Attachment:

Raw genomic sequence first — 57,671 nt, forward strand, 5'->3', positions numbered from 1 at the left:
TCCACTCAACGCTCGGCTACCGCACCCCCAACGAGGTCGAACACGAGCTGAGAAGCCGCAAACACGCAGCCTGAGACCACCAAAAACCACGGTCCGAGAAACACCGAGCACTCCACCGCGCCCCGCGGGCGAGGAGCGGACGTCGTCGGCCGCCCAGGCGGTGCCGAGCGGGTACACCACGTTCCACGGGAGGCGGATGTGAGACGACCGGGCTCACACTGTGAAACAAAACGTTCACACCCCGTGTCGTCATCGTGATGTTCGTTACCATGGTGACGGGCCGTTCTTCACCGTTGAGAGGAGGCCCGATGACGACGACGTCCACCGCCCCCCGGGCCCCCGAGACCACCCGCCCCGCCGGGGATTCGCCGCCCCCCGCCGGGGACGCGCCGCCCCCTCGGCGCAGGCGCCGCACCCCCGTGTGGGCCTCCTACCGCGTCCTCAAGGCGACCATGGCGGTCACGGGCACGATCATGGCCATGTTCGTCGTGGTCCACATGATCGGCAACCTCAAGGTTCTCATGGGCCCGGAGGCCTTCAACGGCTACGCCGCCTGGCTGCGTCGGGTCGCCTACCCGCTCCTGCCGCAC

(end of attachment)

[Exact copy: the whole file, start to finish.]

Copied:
Raw genomic sequence first — 57,671 nt, forward strand, 5'->3', positions numbered from 1 at the left:
TCCACTCAACGCTCGGCTACCGCACCCCCAACGAGGTCGAACACGAGCTGAGAAGCCGCAAACACGCAGCCTGAGACCACCAAAAACCACGGTCCGAGAAACACCGAGCACTCCACCGCGCCCCGCGGGCGAGGAGCGGACGTCGTCGGCCGCCCAGGCGGTGCCGAGCGGGTACACCACGTTCCACGGGAGGCGGATGTGAGACGACCGGGCTCACACTGTGAAACAAAACGTTCACACCCCGTGTCGTCATCGTGATGTTCGTTACCATGGTGACGGGCCGTTCTTCACCGTTGAGAGGAGGCCCGATGACGACGACGTCCACCGCCCCCCGGGCCCCCGAGACCACCCGCCCCGCCGGGGATTCGCCGCCCCCCGCCGGGGACGCGCCGCCCCCTCGGCGCAGGCGCCGCACCCCCGTGTGGGCCTCCTACCGCGTCCTCAAGGCGACCATGGCGGTCACGGGCACGATCATGGCCATGTTCGTCGTGGTCCACATGATCGGCAACCTCAAGGTTCTCATGGGCCCGGAGGCCTTCAACGGCTACGCCGCCTGGCTGCGTCGGGTCGCCTACCCGCTCCTGCCGCAC